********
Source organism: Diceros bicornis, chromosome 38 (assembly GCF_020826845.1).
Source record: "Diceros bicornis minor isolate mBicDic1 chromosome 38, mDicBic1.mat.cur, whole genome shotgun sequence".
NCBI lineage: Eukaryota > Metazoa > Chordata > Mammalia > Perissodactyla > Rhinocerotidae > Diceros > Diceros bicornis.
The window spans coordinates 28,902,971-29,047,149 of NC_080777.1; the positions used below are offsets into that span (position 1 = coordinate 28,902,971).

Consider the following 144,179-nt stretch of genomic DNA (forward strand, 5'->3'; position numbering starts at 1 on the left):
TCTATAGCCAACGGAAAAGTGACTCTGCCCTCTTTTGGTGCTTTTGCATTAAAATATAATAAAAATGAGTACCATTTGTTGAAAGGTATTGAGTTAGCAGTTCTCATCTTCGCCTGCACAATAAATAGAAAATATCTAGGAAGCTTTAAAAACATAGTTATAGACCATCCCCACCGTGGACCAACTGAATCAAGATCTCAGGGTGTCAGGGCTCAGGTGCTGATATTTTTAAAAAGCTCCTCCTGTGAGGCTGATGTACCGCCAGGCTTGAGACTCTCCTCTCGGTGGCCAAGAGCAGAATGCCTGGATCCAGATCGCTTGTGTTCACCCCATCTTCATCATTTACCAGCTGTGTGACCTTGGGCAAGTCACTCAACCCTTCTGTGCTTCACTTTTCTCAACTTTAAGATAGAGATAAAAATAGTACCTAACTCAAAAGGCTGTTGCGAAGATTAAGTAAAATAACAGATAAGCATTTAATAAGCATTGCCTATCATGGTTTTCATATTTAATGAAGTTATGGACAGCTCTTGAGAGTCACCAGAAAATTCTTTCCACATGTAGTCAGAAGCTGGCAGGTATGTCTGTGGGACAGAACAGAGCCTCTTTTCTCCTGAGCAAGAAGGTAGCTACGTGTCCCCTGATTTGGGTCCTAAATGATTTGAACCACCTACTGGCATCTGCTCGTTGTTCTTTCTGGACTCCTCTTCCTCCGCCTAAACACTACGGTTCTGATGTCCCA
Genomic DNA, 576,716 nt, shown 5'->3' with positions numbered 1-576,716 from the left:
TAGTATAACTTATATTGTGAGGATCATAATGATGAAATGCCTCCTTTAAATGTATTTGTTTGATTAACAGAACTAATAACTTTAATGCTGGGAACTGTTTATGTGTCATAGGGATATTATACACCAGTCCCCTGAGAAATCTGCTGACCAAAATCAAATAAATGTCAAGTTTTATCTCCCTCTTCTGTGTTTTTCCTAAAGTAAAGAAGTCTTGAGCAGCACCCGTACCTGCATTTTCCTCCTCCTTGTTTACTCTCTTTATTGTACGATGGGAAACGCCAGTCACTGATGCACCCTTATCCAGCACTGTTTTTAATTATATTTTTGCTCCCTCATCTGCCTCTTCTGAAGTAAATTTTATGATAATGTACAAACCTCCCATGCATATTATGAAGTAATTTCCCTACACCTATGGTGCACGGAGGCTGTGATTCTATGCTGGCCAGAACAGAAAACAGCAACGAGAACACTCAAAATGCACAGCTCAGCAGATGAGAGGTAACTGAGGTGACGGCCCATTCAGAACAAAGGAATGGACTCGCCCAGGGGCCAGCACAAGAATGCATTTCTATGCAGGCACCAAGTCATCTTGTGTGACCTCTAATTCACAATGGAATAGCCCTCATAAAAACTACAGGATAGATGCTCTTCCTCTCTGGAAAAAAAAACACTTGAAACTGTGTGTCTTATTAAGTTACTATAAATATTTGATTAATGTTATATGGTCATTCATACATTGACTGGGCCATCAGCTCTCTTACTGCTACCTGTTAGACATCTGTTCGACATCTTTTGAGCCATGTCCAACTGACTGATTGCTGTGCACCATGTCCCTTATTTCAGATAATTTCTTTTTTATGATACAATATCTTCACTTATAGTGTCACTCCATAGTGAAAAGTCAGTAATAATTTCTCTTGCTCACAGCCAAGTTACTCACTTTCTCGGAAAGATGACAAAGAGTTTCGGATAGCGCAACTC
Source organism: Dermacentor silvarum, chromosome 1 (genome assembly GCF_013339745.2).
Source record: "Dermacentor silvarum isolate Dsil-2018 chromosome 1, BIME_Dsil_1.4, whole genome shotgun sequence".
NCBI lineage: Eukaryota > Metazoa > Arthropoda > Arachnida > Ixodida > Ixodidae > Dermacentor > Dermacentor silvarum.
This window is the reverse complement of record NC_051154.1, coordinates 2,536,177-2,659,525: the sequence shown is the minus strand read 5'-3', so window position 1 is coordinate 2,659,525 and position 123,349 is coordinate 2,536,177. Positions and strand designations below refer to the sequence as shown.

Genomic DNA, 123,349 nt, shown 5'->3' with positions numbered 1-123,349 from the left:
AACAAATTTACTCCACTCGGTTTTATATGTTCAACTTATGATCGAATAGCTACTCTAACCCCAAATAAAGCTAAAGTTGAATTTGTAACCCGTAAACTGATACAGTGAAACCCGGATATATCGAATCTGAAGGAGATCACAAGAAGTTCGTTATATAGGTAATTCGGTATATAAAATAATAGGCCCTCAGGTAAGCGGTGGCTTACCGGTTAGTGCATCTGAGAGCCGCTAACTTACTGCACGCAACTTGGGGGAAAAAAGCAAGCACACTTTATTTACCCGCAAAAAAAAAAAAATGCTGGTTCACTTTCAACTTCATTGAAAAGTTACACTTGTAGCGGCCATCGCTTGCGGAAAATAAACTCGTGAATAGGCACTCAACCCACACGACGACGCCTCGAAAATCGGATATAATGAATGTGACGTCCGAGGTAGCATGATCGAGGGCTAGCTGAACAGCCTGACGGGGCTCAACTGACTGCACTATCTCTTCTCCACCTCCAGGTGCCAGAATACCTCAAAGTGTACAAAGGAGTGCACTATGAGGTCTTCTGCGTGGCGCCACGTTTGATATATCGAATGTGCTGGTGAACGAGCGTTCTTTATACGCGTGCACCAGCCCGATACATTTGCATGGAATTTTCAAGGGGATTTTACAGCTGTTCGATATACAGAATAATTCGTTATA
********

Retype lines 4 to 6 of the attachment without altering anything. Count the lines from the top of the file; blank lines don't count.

The window spans coordinates 28,902,971-29,047,149 of NC_080777.1; the positions used below are offsets into that span (position 1 = coordinate 28,902,971).

Consider the following 144,179-nt stretch of genomic DNA (forward strand, 5'->3'; position numbering starts at 1 on the left):
TCTATAGCCAACGGAAAAGTGACTCTGCCCTCTTTTGGTGCTTTTGCATTAAAATATAATAAAAATGAGTACCATTTGTTGAAAGGTATTGAGTTAGCAGTTCTCATCTTCGCCTGCACAATAAATAGAAAATATCTAGGAAGCTTTAAAAACATAGTTATAGACCATCCCCACCGTGGACCAACTGAATCAAGATCTCAGGGTGTCAGGGCTCAGGTGCTGATATTTTTAAAAAGCTCCTCCTGTGAGGCTGATGTACCGCCAGGCTTGAGACTCTCCTCTCGGTGGCCAAGAGCAGAATGCCTGGATCCAGATCGCTTGTGTTCACCCCATCTTCATCATTTACCAGCTGTGTGACCTTGGGCAAGTCACTCAACCCTTCTGTGCTTCACTTTTCTCAACTTTAAGATAGAGATAAAAATAGTACCTAACTCAAAAGGCTGTTGCGAAGATTAAGTAAAATAACAGATAAGCATTTAATAAGCATTGCCTATCATGGTTTTCATATTTAATGAAGTTATGGACAGCTCTTGAGAGTCACCAGAAAATTCTTTCCACATGTAGTCAGAAGCTGGCAGGTATGTCTGTGGGACAGAACAGAGCCTCTTTTCTCCTGAGCAAGAAGGTAGCTACGTGTCCCCTGATTTGGGTCCTAAATGATTTGAACCACCTACTGGCATCTGCTCGTTGTTCTTTCTGGACTCCTCTTCCTCCGCCTAAACACTACGGTTCTGATGTCCCA